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1. Overview

Deleting files in the Bash terminal can be quite a daunting task, especially when we're unsure how to target files. For this same reason, it's usually better to remove files per directory than to delete them across multiple subdirectories unless we are entirely sure about our actions.

In this tutorial, let's look at three great ways to delete all files in a directory except those we still need.

2. Using the find Command

With find, we can use options like -not to help indicate which files shouldn't be deleted and the -delete option to invoke deletion of the rest of the files in the directory:

find [path to directory] -type f -not -name [filename or extension] -delete

For example, let's see how to delete all the files in a test directory except file1.jpg, file2.png, file3.pdf, and file4.zip:

$ ls
'file1 (another copy).jpg'  'file3 (another copy).pdf'
'file1 (copy).jpg'          'file3 (copy).pdf'
 file1.jpg                   file3.pdf
'file2 (another copy).png'  'file4 (another copy).zip'
'file2 (copy).png'          'file4 (copy).zip'
 file2.png                   file4.zip
$find . -type f -not \( -name 'file1.jpg' -or -name 'file2.png' -or -name 'file3.pdf' -or -name 'file4.zip' \) -delete

Next, we list the contents of the test directory:

$ ls
file1.jpg  file2.png  file3.pdf  file4.zip

The files we excluded using the find command above are still contained in the directory.

3. Using Extended Globbing and Pattern Matching Operators

Extended globbing is also referred to as extglob. When extglob is enabled, it activates pattern matching operators that can be used to enhance the effectiveness of the rm command. Also, with the ! operator, we can exclude all files we don't want glob to match during deletion.

Let's look at the list of pattern matching operators:

  • ?(pattern-list) matches at least zero and at most one occurrence
  • *(pattern-list) matches zero, one, or multiple occurrences
  • +(pattern-list) matches one or multiple occurrences
  • @(pattern-list) matches one pattern occurrence
  • !(pattern-list) excludes the given patterns from the matching

To enable extglob for the given Bash session, we can use the shopt built-in:

$ shopt -s extglob

After this, to exclude a file, we use the ! operator:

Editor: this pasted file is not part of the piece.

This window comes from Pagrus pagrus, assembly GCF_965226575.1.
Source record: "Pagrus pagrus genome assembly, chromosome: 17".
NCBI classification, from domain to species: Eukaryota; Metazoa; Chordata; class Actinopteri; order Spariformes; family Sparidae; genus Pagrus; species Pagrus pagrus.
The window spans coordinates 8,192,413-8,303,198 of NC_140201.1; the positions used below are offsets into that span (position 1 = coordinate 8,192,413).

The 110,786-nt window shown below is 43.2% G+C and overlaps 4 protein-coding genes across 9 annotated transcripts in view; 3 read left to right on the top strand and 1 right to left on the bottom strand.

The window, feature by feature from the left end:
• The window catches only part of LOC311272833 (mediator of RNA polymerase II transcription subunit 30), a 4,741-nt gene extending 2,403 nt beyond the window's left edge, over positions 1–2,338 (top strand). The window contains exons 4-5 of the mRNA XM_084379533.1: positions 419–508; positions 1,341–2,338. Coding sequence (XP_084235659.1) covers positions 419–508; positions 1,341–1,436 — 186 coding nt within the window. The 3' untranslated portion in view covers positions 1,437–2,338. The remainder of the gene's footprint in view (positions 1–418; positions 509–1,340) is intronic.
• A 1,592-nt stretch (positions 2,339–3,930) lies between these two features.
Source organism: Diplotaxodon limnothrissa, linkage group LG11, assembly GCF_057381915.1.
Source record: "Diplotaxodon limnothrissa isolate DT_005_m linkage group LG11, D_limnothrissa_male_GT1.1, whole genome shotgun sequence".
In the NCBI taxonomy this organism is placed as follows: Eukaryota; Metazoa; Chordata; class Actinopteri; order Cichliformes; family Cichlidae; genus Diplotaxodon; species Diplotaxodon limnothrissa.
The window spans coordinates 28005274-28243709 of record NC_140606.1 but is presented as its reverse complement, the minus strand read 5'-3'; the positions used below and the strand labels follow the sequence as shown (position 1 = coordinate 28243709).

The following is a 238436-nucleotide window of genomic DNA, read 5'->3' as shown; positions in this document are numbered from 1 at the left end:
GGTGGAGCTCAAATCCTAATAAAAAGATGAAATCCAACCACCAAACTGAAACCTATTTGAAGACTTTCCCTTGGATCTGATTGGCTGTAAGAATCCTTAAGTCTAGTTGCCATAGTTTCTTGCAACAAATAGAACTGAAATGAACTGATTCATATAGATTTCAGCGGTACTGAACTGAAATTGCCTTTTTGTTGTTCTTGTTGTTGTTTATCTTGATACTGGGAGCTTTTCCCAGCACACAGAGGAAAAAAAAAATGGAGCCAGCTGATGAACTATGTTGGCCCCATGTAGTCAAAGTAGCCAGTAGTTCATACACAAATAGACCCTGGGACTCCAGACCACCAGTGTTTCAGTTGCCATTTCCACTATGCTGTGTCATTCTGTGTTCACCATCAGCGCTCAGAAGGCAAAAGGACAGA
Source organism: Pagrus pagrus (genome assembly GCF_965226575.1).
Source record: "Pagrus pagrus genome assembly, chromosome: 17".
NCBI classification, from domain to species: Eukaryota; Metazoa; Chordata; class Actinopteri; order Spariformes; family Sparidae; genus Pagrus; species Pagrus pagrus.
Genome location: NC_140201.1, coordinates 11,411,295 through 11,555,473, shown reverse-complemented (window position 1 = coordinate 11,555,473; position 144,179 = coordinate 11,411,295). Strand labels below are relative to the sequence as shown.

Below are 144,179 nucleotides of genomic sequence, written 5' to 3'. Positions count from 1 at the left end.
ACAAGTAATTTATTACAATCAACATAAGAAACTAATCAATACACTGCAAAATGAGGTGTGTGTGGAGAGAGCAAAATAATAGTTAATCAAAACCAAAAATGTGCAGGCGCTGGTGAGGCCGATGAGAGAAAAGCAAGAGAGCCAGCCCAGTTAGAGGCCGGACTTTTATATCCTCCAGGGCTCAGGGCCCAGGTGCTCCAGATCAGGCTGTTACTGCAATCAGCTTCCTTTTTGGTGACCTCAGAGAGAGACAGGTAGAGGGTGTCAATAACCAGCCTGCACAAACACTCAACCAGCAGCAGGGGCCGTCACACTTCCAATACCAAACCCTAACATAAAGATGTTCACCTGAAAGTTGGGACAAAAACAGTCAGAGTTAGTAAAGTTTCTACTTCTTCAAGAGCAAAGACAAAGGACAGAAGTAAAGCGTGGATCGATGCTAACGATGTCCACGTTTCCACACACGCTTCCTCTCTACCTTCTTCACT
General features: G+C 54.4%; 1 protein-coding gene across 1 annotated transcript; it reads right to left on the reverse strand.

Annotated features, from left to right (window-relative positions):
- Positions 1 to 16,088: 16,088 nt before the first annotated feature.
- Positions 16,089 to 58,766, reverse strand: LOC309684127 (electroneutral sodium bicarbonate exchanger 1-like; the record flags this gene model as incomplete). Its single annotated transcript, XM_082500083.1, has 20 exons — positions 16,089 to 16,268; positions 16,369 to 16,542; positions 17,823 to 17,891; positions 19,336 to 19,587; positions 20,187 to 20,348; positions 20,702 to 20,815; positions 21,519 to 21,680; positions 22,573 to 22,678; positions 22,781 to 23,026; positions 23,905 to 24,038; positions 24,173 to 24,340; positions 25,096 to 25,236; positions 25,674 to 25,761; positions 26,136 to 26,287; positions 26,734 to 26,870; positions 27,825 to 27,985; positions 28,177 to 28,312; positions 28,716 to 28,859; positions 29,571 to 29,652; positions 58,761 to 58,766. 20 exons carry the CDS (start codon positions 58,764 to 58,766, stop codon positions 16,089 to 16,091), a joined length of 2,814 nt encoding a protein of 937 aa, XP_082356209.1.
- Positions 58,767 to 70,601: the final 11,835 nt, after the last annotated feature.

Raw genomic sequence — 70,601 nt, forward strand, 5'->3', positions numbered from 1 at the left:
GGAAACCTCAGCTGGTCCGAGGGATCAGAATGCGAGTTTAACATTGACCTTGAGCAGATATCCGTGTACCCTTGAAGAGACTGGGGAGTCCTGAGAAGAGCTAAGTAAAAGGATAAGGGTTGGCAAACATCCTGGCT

$ rm -v !("[file]")

Let's refresh the contents of the test directory file1.jpg, file2.png, file3.pdf, and file4.zip:

$ ls
'file1 (3rd copy).jpg'      'file3 (3rd copy).pdf'
'file1 (another copy).jpg'  'file3 (another copy).pdf'
'file1 (copy).jpg'          'file3 (copy).pdf'
 file1.jpg                   file3.pdf
'file2 (3rd copy).png'      'file4 (3rd copy).zip'
'file2 (another copy).png'  'file4 (another copy).zip'
'file2 (copy).png'          'file4 (copy).zip'
 file2.png                   file4.zip

To exclude multiple files or file extensions from the deletion, we use |, also known as a pipe, to separate them:

$ rm -v !("file1.jpg"|"file2.png"|"file3.pdf"|"file4.zip")
removed 'file1 (3rd copy).jpg'
removed 'file1 (another copy).jpg'
removed 'file1 (copy).jpg'
removed 'file2 (3rd copy).png'
removed 'file2 (another copy).png'
removed 'file2 (copy).png'
removed 'file3 (3rd copy).pdf'
removed 'file3 (another copy).pdf'
removed 'file3 (copy).pdf'
removed 'file4 (3rd copy).zip'
removed 'file4 (another copy).zip'
removed 'file4 (copy).zip'

However, when not using extended globbing, it's usually better to disable it:

$ shopt -u extglob

Lastly, we can use extglob to exclude files using their file type, such as .png:

 $ rm !(*.png)

As a result, the code snippet above removes all the files in a directory except files with the .png file type.

4. Using the Bash GLOBIGNORE Variable

GLOBIGNORE specifies data or patterns that glob shouldn't match.

Let's set the GLOBIGNORE variable with the files we would like to exclude from the deletion.

$ GLOBIGNORE=file1.jpg:file2.png:file3.pdf:file4.zip

With a directory structure equivalent to the one in the previous section, the command below deletes all files except the files set in the GLOBIGNORE variable:

$ rm -v *
removed 'file1 (3rd copy).jpg'
removed 'file1 (another copy).jpg'
removed 'file1 (copy).jpg'
removed 'file2 (3rd copy).png'
removed 'file2 (another copy).png'
removed 'file2 (copy).png'
removed 'file3 (3rd copy).pdf'
removed 'file3 (another copy).pdf'
removed 'file3 (copy).pdf'
removed 'file4 (3rd copy).zip'
removed 'file4 (another copy).zip'
removed 'file4 (copy).zip'

Most importantly, we can unset GLOBIGNORE:

$ unset GLOBIGNORE

It's good practice because GLOBIGNORE keeps the specified files excluded from pattern matching. In turn, when unaware of the exclusions, commands we run may not affect all files, which can be frustrating and hard to resolve.

However, when we set GLOBIGNORE, we use a Bash-specific feature. Therefore, pattern matching will automatically exclude . and .. from all matches.

5. Conclusion

In this article, we have covered three ways to delete files in a directory while keeping the files we still need.

Authors Bottom

If you have a few years of experience in the Linux ecosystem, and you’re interested in sharing that experience with the community, have a look at our Contribution Guidelines.

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